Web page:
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Take Me To Your Leader


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What chair leads your band?

Is it always the lead singer?

Is it the person who initiated the formation of the band?

Is it the music director?, the owner of the PA? The one who has the gig contacts?

 

All the above?

 

I'm about to do an audition where the band structure is unknown. Curious to see what everyone's assumptions are.

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What chair leads your band?

Is it always the lead singer?

Is it the person who initiated the formation of the band?

Is it the music director?, the owner of the PA? The one who has the gig contacts?


All the above?


I'm about to do an audition where the band structure is unknown. Curious to see what everyone's assumptions are.

 

In virtually every band I've been in, it's as much of a committee as is possible, ultimately falling under final authority of the person who initiated the formation of the band.

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Really just depends on the personalities and the individual strengths.

 

My present band started with a "committee/democracy" attitude, but we have evolved pretty far from that with 3 of us calling the shots and the other 2 (now 3) more-or-less just along for the ride.

 

My lead guitarist is the most mellow go-along-to-get-along kind of guy, so he contributes virtually nothing unless asked. That's how he wants to be. The sax player was the guy who started the band, and initially somewhat led the band as such, but as our direction has changed he's taken a much-more backseat role.

 

The bass player and I share promotion duties: we design the website together, get each other's input and share ideas back and forth on everything that has to do with how the band is presented to the public. He's much more of a natural salesman and one of those "everybody loves him" kind of personalities, so he's the contact person.

 

The drummer and I are the "co-musical directors", choosing which songs we learn, working out the arrangements, vocal harmonies and the set-flow. He has a great sense of showmanship and a lot of flare, so it just naturally falls to him to take a lead in this area.

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In my current band, it has been me for three+ years. Not that I really want to be the "leader" - it's just I seem to be the one with my crap the most together (high school math teacher, plus I am the oldest). There is a definite pecking order, but it's also a team process. I think I hear from every member every day trying to make things better in one way or another.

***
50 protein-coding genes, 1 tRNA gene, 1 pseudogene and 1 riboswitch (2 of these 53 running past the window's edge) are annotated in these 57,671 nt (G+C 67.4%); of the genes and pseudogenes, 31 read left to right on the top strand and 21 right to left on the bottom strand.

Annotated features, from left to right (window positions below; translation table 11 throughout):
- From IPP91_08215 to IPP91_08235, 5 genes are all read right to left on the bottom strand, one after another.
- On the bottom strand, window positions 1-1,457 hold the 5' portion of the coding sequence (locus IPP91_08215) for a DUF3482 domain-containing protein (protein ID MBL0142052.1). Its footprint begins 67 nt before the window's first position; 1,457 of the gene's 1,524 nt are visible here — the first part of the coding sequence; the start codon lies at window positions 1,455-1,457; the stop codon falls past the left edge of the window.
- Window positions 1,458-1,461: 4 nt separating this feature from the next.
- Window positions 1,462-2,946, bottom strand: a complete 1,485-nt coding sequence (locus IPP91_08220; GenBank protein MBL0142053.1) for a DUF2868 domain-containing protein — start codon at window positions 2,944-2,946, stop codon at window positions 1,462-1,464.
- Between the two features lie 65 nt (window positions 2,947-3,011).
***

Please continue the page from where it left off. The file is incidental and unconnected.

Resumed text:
Roles have been pretty simple: bass player and lead guitar have been handling the music direction at rehearsal and they work with our drummer, helping to bring him up to speed. Amy and I do all of the promo and handle most of the booking. We also have the largest "say" in our songlist because we have the most experience/success with it, plus we know what she can (or can not) deliver. BTW - I also own the PA. :D

 

I think the most important thing is this: everyone does what they can for the greater good and everyone seems to put "the band" first. I absolutely love these guys! :thu:

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I am definitely the leader of the band. It even says so on the website. ;)

 

But in all seriousness, I pick almost all of the songs we do, I arrange all the songs we do, the manager comes to me for advice during negotiations, etc. All that being said, I'm also really laid back, so everyone has input if they want it. But for the most part, our drummer and bassist are along for the ride. Our singer definitely has some input on songs, but at the end of the day, I handle most things.

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For pretty much every band I have been involved with, the person who had the PA/light system was also the person who "formed" the band and who called the shots.

 

Around here, because there are very few clubs with house PA systems, if you want to have a band, you have to either spend a lot of $$$ buying a PA system, lights and a trailer (or van) to haul it, spend a lot of money renting one from a professional sound/light company (too expensive for bar gigs) or join a band that already has all of this stuff.

 

I wanted to form a band when I moved here in Grand Forks back in 2004, but lacked the funds to make it happen, so to get into the local scene, I joined other people's bands. I finally bought my own system (modest though it may be, it does the job) and formed my own band last year. I also played a gig in February where I hired two guys. It was very obvious I was the bandleader because it was my name, followed by the word "Band" for that show. After that gig, we decided to stick together, but as a real "band," not the So-And-So Band.